I watched half of The Christmas Chronicles 2 on my laptop with headphones while my son napped in the next room. I watched the second half on my main TV. With my wife present. It looked like the sheer level of meaningless computer-generated fuckery was going to make her brain leak from her nose. Every time I tried to explain what happened before she joined in, she stopped me: “I don’t care. I really don’t.” I kept doing it because I’m a really funny person and she’s lucky to be married to such a thoughtful guy.

The Christmas Chronicles 2 gives every viewer the Aly experience: It’s a loud, incessant, grating Christmas movie that never seems to end, continually piling more and more and more and more and more and more nonsensical crap into your brain with a dash of hackneyed, Christopher Columbus-family-film emotion … but you can’t help but love it anyway.

This movie picks up where the first Christmas Chronicles left off, with Kate (Darby Camp) still mourning her father. Her mother has found a new beau played by Tyrese Gibson, who sings and is generally affable because he needed a paycheck between Fast movies. In the last movie, Kate’s brother, Teddy (Judah Lewis), met Santa (Kurt Russell) with her. Unfortunately, Teddy hit puberty and only chases girls now, so Kate is joined by Jack (Jahzir Burno), Tyrese’s scared but nice son. Frankly, Jack is better than Teddy, anyway. This time around, Kate and Jack are swept up in the evil machinations of the Belsnickel (Julian Dennison), a former elf living the skux life with a plan to ruin Christmas. Goldie Hawn is here, too, as Mrs. Claus — which was an amusing twist at the end of the first movie that doesn’t pay off that much here because it was funnier as a kindhearted grace note.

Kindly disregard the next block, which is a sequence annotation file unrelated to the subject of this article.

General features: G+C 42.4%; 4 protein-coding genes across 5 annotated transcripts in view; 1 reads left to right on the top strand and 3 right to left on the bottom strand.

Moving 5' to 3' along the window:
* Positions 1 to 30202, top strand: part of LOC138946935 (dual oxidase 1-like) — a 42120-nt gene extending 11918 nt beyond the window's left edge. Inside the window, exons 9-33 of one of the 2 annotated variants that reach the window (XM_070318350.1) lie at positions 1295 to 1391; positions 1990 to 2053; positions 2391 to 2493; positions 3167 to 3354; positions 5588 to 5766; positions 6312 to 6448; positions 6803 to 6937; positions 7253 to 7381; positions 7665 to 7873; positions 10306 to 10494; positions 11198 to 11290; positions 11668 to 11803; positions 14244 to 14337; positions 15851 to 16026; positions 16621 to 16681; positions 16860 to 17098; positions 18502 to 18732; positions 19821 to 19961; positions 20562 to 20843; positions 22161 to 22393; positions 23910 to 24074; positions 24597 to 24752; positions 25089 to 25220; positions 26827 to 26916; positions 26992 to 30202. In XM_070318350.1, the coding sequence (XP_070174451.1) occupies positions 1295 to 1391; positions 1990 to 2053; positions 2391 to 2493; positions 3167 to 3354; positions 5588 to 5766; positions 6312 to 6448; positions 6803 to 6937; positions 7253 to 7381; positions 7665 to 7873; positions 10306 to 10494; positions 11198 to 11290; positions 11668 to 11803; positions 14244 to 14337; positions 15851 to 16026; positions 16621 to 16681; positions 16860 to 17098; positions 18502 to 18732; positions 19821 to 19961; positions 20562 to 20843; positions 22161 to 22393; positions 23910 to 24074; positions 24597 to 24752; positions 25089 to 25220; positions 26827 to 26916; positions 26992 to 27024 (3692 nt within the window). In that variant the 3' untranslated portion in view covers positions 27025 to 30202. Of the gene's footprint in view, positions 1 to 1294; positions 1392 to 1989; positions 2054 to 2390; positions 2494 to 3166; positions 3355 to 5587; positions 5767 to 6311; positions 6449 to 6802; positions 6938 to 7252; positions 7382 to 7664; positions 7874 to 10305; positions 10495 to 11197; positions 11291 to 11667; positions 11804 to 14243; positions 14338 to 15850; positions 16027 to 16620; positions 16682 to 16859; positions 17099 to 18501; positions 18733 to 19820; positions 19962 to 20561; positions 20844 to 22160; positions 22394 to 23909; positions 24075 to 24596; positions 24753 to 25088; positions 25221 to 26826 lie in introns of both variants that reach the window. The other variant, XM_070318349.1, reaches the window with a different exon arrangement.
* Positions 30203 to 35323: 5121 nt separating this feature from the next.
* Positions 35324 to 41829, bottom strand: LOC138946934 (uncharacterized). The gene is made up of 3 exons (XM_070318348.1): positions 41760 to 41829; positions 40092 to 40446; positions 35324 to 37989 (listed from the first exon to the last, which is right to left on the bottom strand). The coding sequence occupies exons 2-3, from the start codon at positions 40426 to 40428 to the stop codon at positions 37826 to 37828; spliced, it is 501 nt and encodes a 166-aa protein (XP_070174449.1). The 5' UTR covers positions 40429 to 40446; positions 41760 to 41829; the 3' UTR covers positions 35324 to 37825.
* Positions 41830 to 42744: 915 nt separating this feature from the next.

Look, I like Russell and Dennison. Can’t complain. There are some weird Back to the Future-ish moments too, where Kate travels back 30 years to the long-lost days of 1990, when Chris Columbus was still making movies people cared about.

Sure, I sound like a grinch. I don’t mean to. The Christmas Chronicles 2 once again delivers on the promise of a crotchety-fun Santa played by one of our great thespians. Dennison is a good advantage as the villain. The movie is imaginative in the sense that it never, ever stops. There’s a lot here. Grenade cookies, elf revolts, reindeer-versus-hyena sleigh races, time travel. Can’t beat it, I guess.